As Europe's workers head to the beach, travel companies don't have too much to celebrate.
Tui snuck a lowering of its revenue forecast into an analyst presentation. Sales are expected to increase by 2-3 percent this year, compared with the previous expectation of 3-5 percent. Underlying earnings are still forecast to rise 10 percent, which helped lift its shares about 4 percent on Thursday.
Tui's not alone in lowering expectations. Last month, rival Thomas Cook cut its profit forecast, while just a few days ago, Norwegian Cruise Line reined in earnings estimates. Britain's vote to leave the EU, the failed coup in Turkey and a string of terrorist attacks have darkened the outlook.
But even after Tui's stealth forecast cut, it looks best placed to withstand the shocks. Both it and Thomas Cook have reduced exposure to to Turkey, which is sensible as consumers abandon a previously popular destination. For Tui, it accounts for 14 percent of capacity. The figure at Thomas Cook will be about 11 percent of capacity by the end of the summer.
The two companies have been transferring to Spain. For Tui, the country now represents about a third of capacity. It benefits from owning the RIU hotel chain, which has a big Spanish presence. Its room occupancy rose 5 percentage points, while the average rate per bed increased 3 percent. Thomas Cook has about 35 percent of its capacity in Spain too.
Tui has also been expanding its cruise business. It reckons that overall, its own hotels and cruise operations contribute about a third of profit. It wants to increase that to half within five years. The model means it's less reliant on third-party hotel operators if it needs to make quick changes. Thomas Cook, by contrast, owns a negligible number of hotels.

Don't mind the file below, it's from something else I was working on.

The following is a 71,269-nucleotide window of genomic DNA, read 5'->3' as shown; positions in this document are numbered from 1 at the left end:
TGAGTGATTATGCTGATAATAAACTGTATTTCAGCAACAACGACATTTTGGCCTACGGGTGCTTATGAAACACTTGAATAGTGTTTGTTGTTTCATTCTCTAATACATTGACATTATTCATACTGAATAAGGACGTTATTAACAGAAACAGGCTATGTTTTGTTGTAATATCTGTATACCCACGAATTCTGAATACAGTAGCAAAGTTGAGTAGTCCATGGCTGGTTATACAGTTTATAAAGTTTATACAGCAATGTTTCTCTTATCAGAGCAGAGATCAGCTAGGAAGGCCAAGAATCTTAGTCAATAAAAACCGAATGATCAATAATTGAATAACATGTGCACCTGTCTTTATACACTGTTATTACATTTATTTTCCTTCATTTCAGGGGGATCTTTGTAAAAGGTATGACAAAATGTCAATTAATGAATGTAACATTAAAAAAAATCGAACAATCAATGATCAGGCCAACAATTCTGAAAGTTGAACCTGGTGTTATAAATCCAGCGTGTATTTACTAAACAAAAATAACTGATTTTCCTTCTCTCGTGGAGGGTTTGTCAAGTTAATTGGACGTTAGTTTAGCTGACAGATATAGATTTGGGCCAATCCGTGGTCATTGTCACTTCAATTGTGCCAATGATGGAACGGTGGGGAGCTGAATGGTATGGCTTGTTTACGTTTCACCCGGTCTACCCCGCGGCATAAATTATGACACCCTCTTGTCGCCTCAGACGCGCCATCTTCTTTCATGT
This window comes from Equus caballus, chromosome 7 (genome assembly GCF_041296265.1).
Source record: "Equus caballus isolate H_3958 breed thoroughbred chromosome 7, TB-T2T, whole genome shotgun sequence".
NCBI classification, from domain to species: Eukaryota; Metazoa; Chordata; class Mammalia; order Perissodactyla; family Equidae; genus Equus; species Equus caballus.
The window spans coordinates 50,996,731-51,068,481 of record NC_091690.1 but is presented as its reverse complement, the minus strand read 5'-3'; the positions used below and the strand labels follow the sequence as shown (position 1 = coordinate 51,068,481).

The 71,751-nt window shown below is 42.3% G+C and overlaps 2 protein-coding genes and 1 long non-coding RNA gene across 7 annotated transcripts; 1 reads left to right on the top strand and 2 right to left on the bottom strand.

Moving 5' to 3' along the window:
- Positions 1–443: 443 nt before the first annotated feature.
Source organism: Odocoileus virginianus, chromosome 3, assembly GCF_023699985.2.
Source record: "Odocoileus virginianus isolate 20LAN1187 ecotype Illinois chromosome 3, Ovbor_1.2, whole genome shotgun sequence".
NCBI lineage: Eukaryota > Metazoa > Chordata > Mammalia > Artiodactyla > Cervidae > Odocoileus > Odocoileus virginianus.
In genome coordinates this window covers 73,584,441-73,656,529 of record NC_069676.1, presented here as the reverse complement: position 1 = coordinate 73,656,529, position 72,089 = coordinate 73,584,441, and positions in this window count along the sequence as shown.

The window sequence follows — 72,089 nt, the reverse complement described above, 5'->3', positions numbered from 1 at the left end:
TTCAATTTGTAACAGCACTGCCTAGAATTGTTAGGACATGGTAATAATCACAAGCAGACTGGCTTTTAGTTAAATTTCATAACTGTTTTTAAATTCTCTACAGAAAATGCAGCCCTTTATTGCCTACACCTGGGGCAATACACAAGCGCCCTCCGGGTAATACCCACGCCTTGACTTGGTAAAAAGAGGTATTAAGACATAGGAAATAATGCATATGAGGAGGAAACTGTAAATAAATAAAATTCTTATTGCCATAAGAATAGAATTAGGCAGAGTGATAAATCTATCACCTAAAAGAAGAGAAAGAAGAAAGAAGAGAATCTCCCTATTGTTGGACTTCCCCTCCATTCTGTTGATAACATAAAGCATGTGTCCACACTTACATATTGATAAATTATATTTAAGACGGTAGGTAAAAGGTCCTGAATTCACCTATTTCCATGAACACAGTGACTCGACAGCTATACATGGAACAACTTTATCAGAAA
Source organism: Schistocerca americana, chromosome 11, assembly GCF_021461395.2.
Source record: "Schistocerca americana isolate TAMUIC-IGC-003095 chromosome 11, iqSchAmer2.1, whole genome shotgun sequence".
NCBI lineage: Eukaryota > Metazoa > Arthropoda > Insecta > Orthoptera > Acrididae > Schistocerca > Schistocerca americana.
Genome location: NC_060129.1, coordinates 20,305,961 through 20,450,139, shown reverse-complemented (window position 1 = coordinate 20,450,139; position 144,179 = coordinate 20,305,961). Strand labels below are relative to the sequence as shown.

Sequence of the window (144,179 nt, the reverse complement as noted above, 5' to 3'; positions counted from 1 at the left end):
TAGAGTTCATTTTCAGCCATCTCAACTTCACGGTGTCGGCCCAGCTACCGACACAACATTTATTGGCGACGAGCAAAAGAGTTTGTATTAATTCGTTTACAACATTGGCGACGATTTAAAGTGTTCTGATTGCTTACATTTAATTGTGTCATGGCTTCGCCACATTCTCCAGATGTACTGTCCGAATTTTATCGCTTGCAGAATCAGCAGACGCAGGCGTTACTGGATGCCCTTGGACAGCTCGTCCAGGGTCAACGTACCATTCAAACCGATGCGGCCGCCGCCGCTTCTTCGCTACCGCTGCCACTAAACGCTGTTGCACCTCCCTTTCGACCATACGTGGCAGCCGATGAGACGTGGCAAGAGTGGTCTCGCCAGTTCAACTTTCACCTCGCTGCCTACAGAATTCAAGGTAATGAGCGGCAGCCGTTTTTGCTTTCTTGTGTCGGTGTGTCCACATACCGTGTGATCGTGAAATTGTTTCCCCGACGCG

Tui also has a strong balance sheet, with net cash of 121.2 million euros ($135 million) in the final quarter of its last fiscal year, compared with 139 million pounds of net debt at Thomas Cook. It pays a dividend. Tui's additional flexibility will come in handy if times get even tougher.
This helps explain why it's shares have done better, with Tui down about 14 percent this year, and Thomas Cook falling almost 50 percent. Thomas Cook trades on just 5.8 times the next 12 months' earnings, well below Tui's 10.5 times.
While Tui's financial discipline is admirable, its future is far from worry-free. Islamic State is reported to have made comments about targeting Spain. Any attack that made the country feel less safe would affect Tui, given its hotel assets there. Meanwhile, the fallout from Britain's vote to leave the EU is yet to be felt. The impact has been limited so far for both Tui And Thomas Cook, but many holidays will have been booked before the referendum.
As TUI CEO Fritz Joussen points out: summer 2017 is a long way off. He should hold off on the tanning lotion.
This column does not necessarily reflect the opinion of Bloomberg LP and its owners.
To contact the author of this story:
Andrea Felsted in London at firstname.lastname@example.org
To contact the editor responsible for this story:
James Boxell at email@example.com